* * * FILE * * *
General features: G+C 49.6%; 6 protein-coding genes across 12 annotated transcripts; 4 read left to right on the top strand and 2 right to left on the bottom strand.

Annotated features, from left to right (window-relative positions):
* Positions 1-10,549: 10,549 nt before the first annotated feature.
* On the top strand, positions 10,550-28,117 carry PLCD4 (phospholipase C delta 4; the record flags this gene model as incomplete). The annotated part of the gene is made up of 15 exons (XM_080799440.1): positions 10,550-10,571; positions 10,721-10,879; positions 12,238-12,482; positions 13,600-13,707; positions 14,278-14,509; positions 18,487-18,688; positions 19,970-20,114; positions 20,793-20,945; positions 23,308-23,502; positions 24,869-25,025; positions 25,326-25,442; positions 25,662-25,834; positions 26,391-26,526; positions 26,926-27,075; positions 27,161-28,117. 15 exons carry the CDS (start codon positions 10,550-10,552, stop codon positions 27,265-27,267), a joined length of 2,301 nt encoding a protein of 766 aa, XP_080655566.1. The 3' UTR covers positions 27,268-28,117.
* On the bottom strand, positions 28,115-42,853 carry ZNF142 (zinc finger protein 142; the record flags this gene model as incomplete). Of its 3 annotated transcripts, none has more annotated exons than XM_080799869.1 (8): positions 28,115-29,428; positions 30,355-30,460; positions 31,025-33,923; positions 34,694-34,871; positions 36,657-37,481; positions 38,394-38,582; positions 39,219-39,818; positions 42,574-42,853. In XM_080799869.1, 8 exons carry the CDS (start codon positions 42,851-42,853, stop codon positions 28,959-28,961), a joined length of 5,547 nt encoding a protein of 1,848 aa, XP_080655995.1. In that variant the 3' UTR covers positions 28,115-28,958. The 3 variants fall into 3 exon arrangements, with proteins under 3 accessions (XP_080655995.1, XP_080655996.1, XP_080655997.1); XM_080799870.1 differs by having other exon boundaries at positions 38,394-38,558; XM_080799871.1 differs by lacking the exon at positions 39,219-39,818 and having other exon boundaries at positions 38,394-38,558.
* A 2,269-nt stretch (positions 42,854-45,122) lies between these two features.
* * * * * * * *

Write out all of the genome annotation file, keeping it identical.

General features: G+C 49.6%; 6 protein-coding genes across 12 annotated transcripts; 4 read left to right on the top strand and 2 right to left on the bottom strand.

Annotated features, from left to right (window-relative positions):
* Positions 1-10,549: 10,549 nt before the first annotated feature.
* On the top strand, positions 10,550-28,117 carry PLCD4 (phospholipase C delta 4; the record flags this gene model as incomplete). The annotated part of the gene is made up of 15 exons (XM_080799440.1): positions 10,550-10,571; positions 10,721-10,879; positions 12,238-12,482; positions 13,600-13,707; positions 14,278-14,509; positions 18,487-18,688; positions 19,970-20,114; positions 20,793-20,945; positions 23,308-23,502; positions 24,869-25,025; positions 25,326-25,442; positions 25,662-25,834; positions 26,391-26,526; positions 26,926-27,075; positions 27,161-28,117. 15 exons carry the CDS (start codon positions 10,550-10,552, stop codon positions 27,265-27,267), a joined length of 2,301 nt encoding a protein of 766 aa, XP_080655566.1. The 3' UTR covers positions 27,268-28,117.
* On the bottom strand, positions 28,115-42,853 carry ZNF142 (zinc finger protein 142; the record flags this gene model as incomplete). Of its 3 annotated transcripts, none has more annotated exons than XM_080799869.1 (8): positions 28,115-29,428; positions 30,355-30,460; positions 31,025-33,923; positions 34,694-34,871; positions 36,657-37,481; positions 38,394-38,582; positions 39,219-39,818; positions 42,574-42,853. In XM_080799869.1, 8 exons carry the CDS (start codon positions 42,851-42,853, stop codon positions 28,959-28,961), a joined length of 5,547 nt encoding a protein of 1,848 aa, XP_080655995.1. In that variant the 3' UTR covers positions 28,115-28,958. The 3 variants fall into 3 exon arrangements, with proteins under 3 accessions (XP_080655995.1, XP_080655996.1, XP_080655997.1); XM_080799870.1 differs by having other exon boundaries at positions 38,394-38,558; XM_080799871.1 differs by lacking the exon at positions 39,219-39,818 and having other exon boundaries at positions 38,394-38,558.
* A 2,269-nt stretch (positions 42,854-45,122) lies between these two features.